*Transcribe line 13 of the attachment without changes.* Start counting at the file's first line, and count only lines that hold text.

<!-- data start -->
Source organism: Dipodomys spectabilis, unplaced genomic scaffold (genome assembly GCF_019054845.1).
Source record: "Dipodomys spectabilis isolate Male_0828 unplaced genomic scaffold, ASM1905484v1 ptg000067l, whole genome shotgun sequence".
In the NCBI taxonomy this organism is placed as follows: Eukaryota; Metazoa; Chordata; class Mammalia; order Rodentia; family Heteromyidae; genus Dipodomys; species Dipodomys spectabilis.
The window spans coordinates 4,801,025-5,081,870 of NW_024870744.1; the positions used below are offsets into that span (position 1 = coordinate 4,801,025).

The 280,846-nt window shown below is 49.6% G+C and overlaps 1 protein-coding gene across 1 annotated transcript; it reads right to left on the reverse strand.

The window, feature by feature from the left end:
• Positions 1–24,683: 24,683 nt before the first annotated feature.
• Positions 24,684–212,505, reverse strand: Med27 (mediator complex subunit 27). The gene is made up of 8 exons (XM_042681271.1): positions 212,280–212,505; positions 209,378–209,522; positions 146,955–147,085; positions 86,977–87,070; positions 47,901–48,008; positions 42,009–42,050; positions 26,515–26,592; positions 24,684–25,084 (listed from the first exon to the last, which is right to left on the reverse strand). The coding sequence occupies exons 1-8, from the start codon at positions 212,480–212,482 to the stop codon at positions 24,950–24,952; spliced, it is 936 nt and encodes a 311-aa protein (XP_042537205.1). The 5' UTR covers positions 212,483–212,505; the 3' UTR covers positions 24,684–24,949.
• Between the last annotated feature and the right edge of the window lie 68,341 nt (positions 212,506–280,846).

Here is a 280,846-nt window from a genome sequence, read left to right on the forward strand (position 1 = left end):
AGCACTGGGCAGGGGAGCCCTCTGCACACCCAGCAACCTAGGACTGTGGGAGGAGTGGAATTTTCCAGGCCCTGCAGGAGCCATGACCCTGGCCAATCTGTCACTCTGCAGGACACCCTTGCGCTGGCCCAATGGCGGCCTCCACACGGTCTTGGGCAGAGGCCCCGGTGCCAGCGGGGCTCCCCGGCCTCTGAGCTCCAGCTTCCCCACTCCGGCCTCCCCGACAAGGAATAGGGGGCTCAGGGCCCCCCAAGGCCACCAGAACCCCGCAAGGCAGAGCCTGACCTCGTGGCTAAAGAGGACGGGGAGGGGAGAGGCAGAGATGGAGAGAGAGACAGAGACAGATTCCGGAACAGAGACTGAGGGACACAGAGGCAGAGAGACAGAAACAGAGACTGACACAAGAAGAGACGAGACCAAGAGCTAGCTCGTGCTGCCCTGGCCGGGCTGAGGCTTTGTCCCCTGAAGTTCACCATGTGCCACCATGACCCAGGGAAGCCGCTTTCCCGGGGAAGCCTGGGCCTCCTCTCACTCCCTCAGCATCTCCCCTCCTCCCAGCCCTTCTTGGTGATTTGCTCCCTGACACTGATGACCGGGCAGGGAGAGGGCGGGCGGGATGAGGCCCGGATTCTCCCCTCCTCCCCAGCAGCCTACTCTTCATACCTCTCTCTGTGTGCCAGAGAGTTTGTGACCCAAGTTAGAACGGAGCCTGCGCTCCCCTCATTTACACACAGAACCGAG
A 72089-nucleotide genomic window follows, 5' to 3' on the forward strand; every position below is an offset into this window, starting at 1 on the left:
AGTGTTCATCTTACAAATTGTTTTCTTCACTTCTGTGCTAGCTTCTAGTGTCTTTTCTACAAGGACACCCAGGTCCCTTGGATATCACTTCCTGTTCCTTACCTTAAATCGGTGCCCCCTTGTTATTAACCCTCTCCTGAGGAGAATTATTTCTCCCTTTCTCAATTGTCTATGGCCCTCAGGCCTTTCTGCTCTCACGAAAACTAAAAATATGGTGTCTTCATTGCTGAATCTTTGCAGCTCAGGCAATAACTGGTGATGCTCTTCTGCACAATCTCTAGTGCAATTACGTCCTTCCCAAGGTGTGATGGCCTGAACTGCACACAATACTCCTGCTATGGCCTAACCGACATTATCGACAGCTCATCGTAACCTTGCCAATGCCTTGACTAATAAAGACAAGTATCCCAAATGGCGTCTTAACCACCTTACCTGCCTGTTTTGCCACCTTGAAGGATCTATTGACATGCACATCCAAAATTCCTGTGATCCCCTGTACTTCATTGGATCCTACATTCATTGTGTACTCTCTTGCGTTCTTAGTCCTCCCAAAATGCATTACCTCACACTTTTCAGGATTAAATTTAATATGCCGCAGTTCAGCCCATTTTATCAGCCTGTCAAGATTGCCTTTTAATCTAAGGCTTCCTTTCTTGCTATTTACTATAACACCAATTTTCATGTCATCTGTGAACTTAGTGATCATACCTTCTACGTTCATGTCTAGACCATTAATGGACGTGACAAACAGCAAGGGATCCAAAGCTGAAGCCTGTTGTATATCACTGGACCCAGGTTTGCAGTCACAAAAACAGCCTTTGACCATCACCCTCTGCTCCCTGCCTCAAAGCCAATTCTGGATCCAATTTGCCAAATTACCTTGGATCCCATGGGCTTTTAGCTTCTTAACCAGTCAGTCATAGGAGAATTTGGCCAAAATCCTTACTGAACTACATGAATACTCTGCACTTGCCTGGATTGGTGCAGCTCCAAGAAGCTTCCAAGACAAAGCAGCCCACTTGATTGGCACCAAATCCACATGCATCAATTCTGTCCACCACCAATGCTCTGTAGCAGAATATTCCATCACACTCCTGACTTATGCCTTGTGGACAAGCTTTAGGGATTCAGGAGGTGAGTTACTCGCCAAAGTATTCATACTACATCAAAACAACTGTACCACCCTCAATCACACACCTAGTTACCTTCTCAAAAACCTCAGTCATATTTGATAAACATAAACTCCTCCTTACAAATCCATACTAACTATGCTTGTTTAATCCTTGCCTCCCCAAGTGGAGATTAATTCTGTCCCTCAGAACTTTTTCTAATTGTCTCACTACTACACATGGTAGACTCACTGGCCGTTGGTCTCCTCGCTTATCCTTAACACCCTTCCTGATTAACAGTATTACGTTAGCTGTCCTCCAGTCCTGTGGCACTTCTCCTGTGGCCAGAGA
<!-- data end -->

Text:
AGTGTTCATCTTACAAATTGTTTTCTTCACTTCTGTGCTAGCTTCTAGTGTCTTTTCTACAAGGACACCCAGGTCCCTTGGATATCACTTCCTGTTCCTTACCTTAAATCGGTGCCCCCTTGTTATTAACCCTCTCCTGAGGAGAATTATTTCTCCCTTTCTCAATTGTCTATGGCCCTCAGGCCTTTCTGCTCTCACGAAAACTAAAAATATGGTGTCTTCATTGCTGAATCTTTGCAGCTCAGGCAATAACTGGTGATGCTCTTCTGCACAATCTCTAGTGCAATTACGTCCTTCCCAAGGTGTGATGGCCTGAACTGCACACAATACTCCTGCTATGGCCTAACCGACATTATCGACAGCTCATCGTAACCTTGCCAATGCCTTGACTAATAAAGACAAGTATCCCAAATGGCGTCTTAACCACCTTACCTGCCTGTTTTGCCACCTTGAAGGATCTATTGACATGCACATCCAAAATTCCTGTGATCCCCTGTACTTCATTGGATCCTACATTCATTGTGTACTCTCTTGCGTTCTTAGTCCTCCCAAAATGCATTACCTCACACTTTTCAGGATTAAATTTAATATGCCGCAGTTCAGCCCATTTTATCAGCCTGTCAAGATTGCCTTTTAATCTAAGGCTTCCTTTCTTGCTATTTACTATAACACCAATTTTCATGTCATCTGTGAACTTAGTGATCATACCTTCTACGTTCATGTCTAGACCATTAATGGACGTGACAAACAGCAAGGGATCCAAAGCTGAAGCCTGTTGTATATCACTGGACCCAGGTTTGCAGTCACAAAAACAGCCTTTGACCATCACCCTCTGCTCCCTGCCTCAAAGCCAATTCTGGATCCAATTTGCCAAATTACCTTGGATCCCATGGGCTTTTAGCTTCTTAACCAGTCAGTCATAGGAGAATTTGGCCAAAATCCTTACTGAACTACATGAATACTCTGCACTTGCCTGGATTGGTGCAGCTCCAAGAAGCTTCCAAGACAAAGCAGCCCACTTGATTGGCACCAAATCCACATGCATCAATTCTGTCCACCACCAATGCTCTGTAGCAGAATATTCCATCACACTCCTGACTTATGCCTTGTGGACAAGCTTTAGGGATTCAGGAGGTGAGTTACTCGCCAAAGTATTCATACTACATCAAAACAACTGTACCACCCTCAATCACACACCTAGTTACCTTCTCAAAAACCTCAGTCATATTTGATAAACATAAACTCCTCCTTACAAATCCATACTAACTATGCTTGTTTAATCCTTGCCTCCCCAAGTGGAGATTAATTCTGTCCCTCAGAACTTTTTCTAATTGTCTCACTACTACACATGGTAGACTCACTGGCCGTTGGTCTCCTCGCTTATCCTTAACACCCTTCCTGATTAACAGTATTACGTTAGCTGTCCTCCAGTCCTGTGGCACTTCTCCTGTGGCCAGAGA